Water is a precious and limited resource on the planet. Either we have too much, as the deluges in British Columbia sweep lives away, or we have precious little, as California remains bone dry.
The amount of water on Earth now is the same as when the planet was formed. Yet 97% of it is salty, bound up in the oceans. Another 2% is frozen (for now) in glaciers. That leaves only 1% for human and animal needs.
If we’re going to keep our heads above water, we need 1 billion Climate activists to become Water Conservationists right now—today.
It’s a hot topic.
Water sustainability has become a hot topic and companies such as Microsoft have pledged to replenish more water than it consumes by 2030. Starbucks has made a similar pledge and many other businesses, both large and small are following suit.
By following sustainable practices, you will save money, save your good reputation, and play your part in saving the world from water shortages and other types of environmental damage.
It’s all water under the bridge if we don’t start at home.
- Fix leaks, including leaky toilets
- Install high-efficiency toilets, aerators on bathroom faucets, and water-efficient showerheads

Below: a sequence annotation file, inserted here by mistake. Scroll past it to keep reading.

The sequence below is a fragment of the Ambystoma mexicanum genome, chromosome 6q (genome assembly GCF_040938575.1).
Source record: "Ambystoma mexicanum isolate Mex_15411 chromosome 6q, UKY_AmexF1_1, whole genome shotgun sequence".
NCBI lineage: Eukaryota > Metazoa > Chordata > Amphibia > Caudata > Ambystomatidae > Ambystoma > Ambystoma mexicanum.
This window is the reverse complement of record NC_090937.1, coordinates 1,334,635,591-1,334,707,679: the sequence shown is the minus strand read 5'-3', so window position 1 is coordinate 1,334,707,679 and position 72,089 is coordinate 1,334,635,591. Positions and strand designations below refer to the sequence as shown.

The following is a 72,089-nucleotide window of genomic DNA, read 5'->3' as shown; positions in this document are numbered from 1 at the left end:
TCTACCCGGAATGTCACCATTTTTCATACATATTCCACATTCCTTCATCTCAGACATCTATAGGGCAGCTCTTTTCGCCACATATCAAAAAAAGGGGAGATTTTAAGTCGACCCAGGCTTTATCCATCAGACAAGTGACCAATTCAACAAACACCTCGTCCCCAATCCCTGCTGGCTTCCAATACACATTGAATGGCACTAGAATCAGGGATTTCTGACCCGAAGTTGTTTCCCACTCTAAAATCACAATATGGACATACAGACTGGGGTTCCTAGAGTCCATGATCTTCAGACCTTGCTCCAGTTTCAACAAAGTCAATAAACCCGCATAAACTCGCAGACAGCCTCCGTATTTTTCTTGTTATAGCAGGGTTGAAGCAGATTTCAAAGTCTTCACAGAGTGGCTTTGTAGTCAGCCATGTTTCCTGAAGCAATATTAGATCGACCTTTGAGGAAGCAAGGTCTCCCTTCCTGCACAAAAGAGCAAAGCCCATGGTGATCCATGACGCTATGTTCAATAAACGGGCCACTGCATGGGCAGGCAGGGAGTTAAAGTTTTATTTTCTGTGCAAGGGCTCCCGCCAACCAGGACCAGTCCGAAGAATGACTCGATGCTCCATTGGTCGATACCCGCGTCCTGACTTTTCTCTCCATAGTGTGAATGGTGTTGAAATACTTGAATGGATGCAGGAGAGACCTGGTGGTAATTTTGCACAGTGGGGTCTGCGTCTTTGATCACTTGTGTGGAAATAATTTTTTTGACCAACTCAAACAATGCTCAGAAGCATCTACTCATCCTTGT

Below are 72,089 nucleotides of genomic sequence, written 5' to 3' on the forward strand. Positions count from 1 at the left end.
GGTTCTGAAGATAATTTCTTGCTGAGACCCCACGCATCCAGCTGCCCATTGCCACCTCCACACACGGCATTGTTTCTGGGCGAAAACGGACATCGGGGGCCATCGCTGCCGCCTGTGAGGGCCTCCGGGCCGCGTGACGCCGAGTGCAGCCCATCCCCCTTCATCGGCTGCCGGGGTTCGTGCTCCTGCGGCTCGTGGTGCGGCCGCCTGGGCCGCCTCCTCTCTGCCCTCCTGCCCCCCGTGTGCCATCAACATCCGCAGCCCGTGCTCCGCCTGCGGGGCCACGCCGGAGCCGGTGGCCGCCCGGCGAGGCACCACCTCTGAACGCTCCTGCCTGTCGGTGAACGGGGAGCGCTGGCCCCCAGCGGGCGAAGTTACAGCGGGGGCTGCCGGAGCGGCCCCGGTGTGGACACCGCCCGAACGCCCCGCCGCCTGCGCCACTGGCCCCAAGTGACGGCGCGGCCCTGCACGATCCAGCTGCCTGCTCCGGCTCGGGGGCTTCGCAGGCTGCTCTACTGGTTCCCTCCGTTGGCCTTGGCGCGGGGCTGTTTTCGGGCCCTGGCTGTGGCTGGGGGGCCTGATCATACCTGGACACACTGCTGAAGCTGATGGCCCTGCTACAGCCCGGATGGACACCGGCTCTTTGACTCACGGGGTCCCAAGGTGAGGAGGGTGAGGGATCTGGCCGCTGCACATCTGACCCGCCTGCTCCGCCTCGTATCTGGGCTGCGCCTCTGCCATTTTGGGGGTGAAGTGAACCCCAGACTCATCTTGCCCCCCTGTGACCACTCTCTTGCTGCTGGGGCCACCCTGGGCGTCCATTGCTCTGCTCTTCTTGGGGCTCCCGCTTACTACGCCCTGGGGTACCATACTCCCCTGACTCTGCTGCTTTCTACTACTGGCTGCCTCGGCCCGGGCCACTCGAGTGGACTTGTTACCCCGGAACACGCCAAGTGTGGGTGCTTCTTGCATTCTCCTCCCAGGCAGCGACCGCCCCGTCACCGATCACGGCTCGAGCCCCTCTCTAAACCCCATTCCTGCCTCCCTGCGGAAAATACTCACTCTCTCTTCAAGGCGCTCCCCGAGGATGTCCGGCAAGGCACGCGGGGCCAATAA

- Take shorter (5-minute) showers
- Track your water bill and meter to curtail water use
- Turn off the water when brushing teeth or shaving
- Use dishwashers and washing machines with full loads only
Test the waters outside your house.
- Plant drought-tolerant/resistant plants and trees
- Recycle indoor water to use on plants
- Refrain from watering your home landscape when it rains
- Replace your grass/turf with water-wise plants
- Use a broom to clean driveways, patios, and sidewalks instead of water from a hose
- Water your outdoor landscape earlier in the day when temperatures are cooler
Save it for a rainy day.
If you live in a water feast or famine climate area, take advantage of the water do you receive.
You could follow the example of agricultural businesses that collect rainwater via farm water tanks if you’re working within an industry that depends on water for landscaping and crop production.
What’s the Importance of Water Conservation?
Water regulates the Earth’s temperature. It also regulates the temperature of the human body, carries nutrients and oxygen to cells, cushions joints, protects organs and tissues, and removes wastes.
75% of the human brain is water, and 75% of a living tree is water.
Yet, many people across the world struggle to access safe, reliable, and affordable water to meet their everyday needs for drinking, cooking and sanitation.
A person can live about a month without food, but only about a week without water.
Water is a limited resource and conserving it must be key. By doing so, we will ensure more water for the needs of ourselves, local communities, and the planet’s biodiversity.
“We forget that the water cycle and the life cycle are one.” — Jacques Yves Cousteau
Today then, ask yourself this one question: What can I do to conserve more water? Think upon this and then take the appropriate actions in your home, business and workplace.